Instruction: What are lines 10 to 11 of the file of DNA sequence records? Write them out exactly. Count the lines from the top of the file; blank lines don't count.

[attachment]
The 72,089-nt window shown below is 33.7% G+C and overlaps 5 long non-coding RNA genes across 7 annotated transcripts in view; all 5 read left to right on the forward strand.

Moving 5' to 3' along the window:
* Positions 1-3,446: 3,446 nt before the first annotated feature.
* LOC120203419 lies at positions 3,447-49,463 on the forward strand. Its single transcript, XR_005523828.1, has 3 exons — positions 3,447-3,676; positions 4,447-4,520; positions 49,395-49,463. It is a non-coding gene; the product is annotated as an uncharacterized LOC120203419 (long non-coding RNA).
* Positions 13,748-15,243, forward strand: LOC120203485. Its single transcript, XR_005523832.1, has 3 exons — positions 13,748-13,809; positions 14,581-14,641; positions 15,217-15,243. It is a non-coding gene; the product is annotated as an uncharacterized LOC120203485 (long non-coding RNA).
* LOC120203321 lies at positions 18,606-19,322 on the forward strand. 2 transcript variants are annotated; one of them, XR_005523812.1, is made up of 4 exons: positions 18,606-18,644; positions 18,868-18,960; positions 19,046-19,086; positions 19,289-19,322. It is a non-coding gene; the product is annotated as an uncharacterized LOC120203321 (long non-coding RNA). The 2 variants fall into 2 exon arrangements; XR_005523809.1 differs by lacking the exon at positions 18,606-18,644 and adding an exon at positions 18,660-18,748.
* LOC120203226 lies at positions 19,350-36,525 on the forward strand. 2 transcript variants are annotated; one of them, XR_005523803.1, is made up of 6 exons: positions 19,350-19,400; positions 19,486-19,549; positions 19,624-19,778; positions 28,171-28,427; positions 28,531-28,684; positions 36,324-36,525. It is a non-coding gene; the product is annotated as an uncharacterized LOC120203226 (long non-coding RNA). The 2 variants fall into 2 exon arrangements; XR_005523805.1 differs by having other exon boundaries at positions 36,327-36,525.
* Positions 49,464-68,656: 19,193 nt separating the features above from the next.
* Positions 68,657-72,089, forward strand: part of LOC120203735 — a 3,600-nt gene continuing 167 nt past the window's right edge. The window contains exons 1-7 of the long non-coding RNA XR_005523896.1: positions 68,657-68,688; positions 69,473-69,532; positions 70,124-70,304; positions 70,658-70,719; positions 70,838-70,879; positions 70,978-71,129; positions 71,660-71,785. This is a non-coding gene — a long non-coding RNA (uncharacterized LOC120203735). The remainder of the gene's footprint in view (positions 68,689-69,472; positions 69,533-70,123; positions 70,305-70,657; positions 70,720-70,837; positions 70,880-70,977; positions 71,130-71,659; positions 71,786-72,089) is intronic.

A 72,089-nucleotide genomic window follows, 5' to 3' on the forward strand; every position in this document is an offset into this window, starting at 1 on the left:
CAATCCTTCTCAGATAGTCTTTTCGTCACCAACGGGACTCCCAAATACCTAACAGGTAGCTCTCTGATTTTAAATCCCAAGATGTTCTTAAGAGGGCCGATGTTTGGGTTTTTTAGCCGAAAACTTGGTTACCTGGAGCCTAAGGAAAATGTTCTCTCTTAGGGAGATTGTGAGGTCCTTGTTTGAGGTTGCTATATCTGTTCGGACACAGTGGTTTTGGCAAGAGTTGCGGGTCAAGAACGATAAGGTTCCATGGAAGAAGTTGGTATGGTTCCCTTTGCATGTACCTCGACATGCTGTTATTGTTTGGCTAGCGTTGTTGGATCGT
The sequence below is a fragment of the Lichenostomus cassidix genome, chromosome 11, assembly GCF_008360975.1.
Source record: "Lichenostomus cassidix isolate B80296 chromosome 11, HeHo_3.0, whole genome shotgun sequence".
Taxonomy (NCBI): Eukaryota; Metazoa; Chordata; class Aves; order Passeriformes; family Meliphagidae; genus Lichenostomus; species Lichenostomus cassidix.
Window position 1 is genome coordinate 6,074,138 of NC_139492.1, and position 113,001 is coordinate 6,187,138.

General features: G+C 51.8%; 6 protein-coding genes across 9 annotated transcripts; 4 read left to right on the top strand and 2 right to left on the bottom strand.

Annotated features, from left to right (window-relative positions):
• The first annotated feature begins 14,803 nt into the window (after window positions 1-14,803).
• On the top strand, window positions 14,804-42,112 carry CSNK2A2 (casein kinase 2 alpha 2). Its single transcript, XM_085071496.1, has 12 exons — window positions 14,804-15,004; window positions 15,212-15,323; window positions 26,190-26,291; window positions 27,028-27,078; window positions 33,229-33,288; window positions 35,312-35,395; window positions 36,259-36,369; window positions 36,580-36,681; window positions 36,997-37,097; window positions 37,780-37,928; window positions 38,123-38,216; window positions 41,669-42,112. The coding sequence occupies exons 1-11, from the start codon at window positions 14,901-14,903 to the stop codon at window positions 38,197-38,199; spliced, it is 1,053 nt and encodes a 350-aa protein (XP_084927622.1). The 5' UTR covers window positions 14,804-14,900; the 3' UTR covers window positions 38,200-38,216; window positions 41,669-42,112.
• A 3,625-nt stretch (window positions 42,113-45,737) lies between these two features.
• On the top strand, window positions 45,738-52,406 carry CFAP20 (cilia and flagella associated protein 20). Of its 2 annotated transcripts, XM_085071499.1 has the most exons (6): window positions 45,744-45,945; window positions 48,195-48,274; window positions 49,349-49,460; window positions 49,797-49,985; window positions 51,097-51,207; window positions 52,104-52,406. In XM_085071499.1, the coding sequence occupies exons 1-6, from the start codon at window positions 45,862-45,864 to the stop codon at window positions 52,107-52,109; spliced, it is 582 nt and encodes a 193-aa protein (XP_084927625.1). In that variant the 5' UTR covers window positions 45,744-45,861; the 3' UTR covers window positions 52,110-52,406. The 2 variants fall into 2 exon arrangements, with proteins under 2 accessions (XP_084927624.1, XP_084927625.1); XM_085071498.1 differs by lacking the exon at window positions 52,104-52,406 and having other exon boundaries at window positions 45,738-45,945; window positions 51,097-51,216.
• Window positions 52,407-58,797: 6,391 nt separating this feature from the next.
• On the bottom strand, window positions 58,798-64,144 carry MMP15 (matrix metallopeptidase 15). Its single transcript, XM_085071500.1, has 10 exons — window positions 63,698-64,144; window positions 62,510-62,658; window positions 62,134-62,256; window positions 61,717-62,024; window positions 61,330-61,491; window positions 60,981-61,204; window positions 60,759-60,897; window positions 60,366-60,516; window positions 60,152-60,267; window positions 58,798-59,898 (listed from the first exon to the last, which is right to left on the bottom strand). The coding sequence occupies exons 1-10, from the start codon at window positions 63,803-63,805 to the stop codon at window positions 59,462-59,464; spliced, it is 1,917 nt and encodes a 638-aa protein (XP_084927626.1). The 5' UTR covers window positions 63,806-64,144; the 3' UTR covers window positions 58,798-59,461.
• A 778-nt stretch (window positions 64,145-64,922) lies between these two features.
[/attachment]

A 72,089-nucleotide genomic window follows, 5' to 3' on the forward strand; every position in this document is an offset into this window, starting at 1 on the left:
CAATCCTTCTCAGATAGTCTTTTCGTCACCAACGGGACTCCCAAATACCTAACAGGTAGCTCTCTGATTTTAAATCCCAAGATGTTCTTAAGAGGGCCGATGTTTGGGTTTTTTAGCCGAAAACTTGGTTACCTGGAGCCTAAGGAAAATGTTCTCTCTTAGGGAGATTGTGAGGTCCTTGTTTGAGGTTGCTATATCTGTTCGGACACAGTGGTTTTGGCAAGAGTTGCGGGTCAAGAACGATAAGGTTCCATGGAAGAAGTTGGTATGGTTCCCTTTGCATGTACCTCGACATGCTGTTATTGTTTGGCTAGCGTTGTTGGATCGT